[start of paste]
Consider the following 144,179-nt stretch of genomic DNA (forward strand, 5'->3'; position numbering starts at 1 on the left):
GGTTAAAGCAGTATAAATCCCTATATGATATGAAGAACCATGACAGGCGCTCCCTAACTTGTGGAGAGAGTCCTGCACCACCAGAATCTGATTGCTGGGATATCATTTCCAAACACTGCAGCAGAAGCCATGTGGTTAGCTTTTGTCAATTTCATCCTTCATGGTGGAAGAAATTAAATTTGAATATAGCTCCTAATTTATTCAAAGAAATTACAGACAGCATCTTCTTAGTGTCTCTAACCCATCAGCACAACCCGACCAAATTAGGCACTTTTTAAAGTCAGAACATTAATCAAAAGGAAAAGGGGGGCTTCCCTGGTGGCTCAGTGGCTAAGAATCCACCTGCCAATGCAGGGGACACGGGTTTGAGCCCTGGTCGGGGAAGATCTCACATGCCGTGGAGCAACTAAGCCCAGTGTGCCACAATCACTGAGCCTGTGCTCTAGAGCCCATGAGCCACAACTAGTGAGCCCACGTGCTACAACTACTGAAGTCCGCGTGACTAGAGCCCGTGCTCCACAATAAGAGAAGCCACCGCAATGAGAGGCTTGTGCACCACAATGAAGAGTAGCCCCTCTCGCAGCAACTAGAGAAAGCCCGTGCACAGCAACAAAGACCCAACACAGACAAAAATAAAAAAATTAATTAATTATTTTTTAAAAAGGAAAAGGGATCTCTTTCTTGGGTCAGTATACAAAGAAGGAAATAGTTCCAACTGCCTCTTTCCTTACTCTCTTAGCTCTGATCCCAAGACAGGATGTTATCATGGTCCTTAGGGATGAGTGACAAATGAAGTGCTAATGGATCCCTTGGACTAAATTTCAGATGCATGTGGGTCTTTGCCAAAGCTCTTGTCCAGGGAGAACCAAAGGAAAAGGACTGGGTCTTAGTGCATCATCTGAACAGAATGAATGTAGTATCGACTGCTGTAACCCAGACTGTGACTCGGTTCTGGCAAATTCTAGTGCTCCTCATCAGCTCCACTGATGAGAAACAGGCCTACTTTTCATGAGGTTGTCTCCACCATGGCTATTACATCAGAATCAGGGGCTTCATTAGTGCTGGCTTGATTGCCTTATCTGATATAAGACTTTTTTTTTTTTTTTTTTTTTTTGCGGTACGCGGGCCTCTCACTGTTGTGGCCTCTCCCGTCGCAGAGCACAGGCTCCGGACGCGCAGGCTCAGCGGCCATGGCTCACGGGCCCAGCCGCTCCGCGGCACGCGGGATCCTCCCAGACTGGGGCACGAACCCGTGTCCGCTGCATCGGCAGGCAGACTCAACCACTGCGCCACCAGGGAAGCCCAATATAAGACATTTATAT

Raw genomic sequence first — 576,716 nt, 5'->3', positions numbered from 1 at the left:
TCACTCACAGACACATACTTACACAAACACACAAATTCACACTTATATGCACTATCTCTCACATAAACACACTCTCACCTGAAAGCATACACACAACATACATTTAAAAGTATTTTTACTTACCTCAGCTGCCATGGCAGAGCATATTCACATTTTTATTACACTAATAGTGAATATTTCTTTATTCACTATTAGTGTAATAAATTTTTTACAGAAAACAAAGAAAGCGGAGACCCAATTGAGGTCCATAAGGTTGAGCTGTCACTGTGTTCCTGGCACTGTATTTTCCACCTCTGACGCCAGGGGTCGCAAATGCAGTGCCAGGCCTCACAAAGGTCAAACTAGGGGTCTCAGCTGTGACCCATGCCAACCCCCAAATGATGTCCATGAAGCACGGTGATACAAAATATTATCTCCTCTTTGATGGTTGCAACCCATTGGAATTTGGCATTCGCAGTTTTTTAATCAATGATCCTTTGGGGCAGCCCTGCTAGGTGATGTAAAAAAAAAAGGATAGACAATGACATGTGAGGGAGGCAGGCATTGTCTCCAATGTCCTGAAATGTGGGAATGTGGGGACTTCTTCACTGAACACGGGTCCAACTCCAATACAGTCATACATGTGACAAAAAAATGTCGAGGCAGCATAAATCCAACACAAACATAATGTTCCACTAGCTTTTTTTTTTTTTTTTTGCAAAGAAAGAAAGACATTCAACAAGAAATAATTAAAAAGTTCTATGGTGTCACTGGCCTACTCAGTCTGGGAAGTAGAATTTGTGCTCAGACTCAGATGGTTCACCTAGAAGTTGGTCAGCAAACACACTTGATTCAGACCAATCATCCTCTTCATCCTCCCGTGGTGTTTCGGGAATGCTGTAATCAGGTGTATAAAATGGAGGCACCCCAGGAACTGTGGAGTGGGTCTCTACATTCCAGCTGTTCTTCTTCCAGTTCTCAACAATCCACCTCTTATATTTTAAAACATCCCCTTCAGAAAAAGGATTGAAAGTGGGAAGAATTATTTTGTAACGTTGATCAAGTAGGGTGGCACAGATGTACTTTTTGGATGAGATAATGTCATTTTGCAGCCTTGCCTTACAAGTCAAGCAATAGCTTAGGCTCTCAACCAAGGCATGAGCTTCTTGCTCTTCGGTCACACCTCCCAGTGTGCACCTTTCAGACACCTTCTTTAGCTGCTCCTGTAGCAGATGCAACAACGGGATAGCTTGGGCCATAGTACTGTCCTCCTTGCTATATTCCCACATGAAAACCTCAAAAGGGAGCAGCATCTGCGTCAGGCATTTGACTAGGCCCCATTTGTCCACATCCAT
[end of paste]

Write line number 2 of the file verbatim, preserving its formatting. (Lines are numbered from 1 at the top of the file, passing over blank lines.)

GGTTAAAGCAGTATAAATCCCTATATGATATGAAGAACCATGACAGGCGCTCCCTAACTTGTGGAGAGAGTCCTGCACCACCAGAATCTGATTGCTGGGATATCATTTCCAAACACTGCAGCAGAAGCCATGTGGTTAGCTTTTGTCAATTTCATCCTTCATGGTGGAAGAAATTAAATTTGAATATAGCTCCTAATTTATTCAAAGAAATTACAGACAGCATCTTCTTAGTGTCTCTAACCCATCAGCACAACCCGACCAAATTAGGCACTTTTTAAAGTCAGAACATTAATCAAAAGGAAAAGGGGGGCTTCCCTGGTGGCTCAGTGGCTAAGAATCCACCTGCCAATGCAGGGGACACGGGTTTGAGCCCTGGTCGGGGAAGATCTCACATGCCGTGGAGCAACTAAGCCCAGTGTGCCACAATCACTGAGCCTGTGCTCTAGAGCCCATGAGCCACAACTAGTGAGCCCACGTGCTACAACTACTGAAGTCCGCGTGACTAGAGCCCGTGCTCCACAATAAGAGAAGCCACCGCAATGAGAGGCTTGTGCACCACAATGAAGAGTAGCCCCTCTCGCAGCAACTAGAGAAAGCCCGTGCACAGCAACAAAGACCCAACACAGACAAAAATAAAAAAATTAATTAATTATTTTTTAAAAAGGAAAAGGGATCTCTTTCTTGGGTCAGTATACAAAGAAGGAAATAGTTCCAACTGCCTCTTTCCTTACTCTCTTAGCTCTGATCCCAAGACAGGATGTTATCATGGTCCTTAGGGATGAGTGACAAATGAAGTGCTAATGGATCCCTTGGACTAAATTTCAGATGCATGTGGGTCTTTGCCAAAGCTCTTGTCCAGGGAGAACCAAAGGAAAAGGACTGGGTCTTAGTGCATCATCTGAACAGAATGAATGTAGTATCGACTGCTGTAACCCAGACTGTGACTCGGTTCTGGCAAATTCTAGTGCTCCTCATCAGCTCCACTGATGAGAAACAGGCCTACTTTTCATGAGGTTGTCTCCACCATGGCTATTACATCAGAATCAGGGGCTTCATTAGTGCTGGCTTGATTGCCTTATCTGATATAAGACTTTTTTTTTTTTTTTTTTTTTTTGCGGTACGCGGGCCTCTCACTGTTGTGGCCTCTCCCGTCGCAGAGCACAGGCTCCGGACGCGCAGGCTCAGCGGCCATGGCTCACGGGCCCAGCCGCTCCGCGGCACGCGGGATCCTCCCAGACTGGGGCACGAACCCGTGTCCGCTGCATCGGCAGGCAGACTCAACCACTGCGCCACCAGGGAAGCCCAATATAAGACATTTATAT